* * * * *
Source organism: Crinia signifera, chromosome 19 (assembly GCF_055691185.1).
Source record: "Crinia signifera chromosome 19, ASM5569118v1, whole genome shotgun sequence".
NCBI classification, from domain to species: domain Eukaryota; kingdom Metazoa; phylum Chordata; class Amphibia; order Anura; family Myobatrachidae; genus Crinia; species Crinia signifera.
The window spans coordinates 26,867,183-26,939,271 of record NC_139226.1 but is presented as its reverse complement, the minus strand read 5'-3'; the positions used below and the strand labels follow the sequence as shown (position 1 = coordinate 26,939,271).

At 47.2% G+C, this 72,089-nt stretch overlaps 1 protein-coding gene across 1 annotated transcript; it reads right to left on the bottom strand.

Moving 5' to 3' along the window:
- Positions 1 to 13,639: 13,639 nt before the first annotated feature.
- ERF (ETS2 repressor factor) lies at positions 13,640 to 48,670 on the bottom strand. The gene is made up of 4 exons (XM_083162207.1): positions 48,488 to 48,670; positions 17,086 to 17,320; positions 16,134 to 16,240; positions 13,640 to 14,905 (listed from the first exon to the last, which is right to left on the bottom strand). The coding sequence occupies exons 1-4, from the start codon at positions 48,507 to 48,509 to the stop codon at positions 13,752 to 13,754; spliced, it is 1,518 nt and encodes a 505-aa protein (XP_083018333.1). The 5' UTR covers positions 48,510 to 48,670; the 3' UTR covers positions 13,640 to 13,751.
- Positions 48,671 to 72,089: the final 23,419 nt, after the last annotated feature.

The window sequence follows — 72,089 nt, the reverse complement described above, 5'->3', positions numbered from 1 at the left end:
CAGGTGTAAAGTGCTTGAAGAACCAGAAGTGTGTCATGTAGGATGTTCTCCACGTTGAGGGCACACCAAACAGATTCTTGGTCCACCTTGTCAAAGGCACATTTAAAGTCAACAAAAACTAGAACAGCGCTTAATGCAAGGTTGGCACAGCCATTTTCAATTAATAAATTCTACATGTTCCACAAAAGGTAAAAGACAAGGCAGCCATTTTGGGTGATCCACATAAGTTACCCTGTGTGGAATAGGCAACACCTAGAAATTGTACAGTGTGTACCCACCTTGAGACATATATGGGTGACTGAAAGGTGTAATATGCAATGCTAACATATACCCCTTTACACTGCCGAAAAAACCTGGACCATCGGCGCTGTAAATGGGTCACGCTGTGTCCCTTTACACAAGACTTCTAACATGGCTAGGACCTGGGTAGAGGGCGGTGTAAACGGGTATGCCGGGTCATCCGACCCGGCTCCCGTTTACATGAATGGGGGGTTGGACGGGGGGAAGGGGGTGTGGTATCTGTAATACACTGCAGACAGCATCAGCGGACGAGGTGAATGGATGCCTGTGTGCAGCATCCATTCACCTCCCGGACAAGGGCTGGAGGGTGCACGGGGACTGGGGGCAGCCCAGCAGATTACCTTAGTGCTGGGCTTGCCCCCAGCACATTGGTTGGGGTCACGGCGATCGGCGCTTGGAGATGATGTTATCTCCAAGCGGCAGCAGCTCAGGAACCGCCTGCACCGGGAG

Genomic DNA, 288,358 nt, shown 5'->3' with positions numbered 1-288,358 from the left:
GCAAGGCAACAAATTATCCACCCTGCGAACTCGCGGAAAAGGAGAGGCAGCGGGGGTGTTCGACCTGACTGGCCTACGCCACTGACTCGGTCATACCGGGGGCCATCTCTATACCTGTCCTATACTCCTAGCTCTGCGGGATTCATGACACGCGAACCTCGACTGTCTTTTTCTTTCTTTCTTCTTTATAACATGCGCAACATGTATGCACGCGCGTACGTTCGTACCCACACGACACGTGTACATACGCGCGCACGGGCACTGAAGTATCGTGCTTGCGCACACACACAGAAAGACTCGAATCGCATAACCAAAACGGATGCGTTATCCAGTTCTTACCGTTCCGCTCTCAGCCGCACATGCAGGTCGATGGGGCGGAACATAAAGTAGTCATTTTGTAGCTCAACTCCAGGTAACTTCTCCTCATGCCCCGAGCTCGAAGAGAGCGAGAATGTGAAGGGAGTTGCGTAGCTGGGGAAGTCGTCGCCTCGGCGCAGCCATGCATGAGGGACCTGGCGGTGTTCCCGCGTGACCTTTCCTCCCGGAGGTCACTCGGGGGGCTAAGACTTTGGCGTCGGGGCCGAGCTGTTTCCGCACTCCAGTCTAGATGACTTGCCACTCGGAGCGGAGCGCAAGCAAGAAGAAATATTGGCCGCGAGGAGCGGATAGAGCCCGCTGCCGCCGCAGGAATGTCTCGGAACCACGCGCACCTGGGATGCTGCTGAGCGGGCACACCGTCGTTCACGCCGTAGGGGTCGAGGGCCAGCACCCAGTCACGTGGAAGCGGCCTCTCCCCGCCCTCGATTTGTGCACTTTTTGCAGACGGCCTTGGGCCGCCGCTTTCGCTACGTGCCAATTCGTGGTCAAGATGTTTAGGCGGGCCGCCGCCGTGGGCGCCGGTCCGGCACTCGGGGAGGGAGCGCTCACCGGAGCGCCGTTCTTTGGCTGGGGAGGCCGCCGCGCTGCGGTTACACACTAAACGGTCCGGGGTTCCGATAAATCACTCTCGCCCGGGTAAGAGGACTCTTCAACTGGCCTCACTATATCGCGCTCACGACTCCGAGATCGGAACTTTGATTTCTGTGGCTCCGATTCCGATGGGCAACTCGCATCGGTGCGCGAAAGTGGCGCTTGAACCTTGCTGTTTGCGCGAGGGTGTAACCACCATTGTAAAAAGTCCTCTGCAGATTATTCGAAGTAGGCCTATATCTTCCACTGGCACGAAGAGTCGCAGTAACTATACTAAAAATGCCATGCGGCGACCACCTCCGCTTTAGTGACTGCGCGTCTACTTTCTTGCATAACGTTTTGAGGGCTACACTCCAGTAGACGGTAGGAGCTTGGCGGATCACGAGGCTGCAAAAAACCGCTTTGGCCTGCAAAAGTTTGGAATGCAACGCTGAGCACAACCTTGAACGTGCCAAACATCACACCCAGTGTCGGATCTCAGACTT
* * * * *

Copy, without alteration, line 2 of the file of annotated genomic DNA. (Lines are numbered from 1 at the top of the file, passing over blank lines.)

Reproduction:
Source record: "Crinia signifera chromosome 19, ASM5569118v1, whole genome shotgun sequence".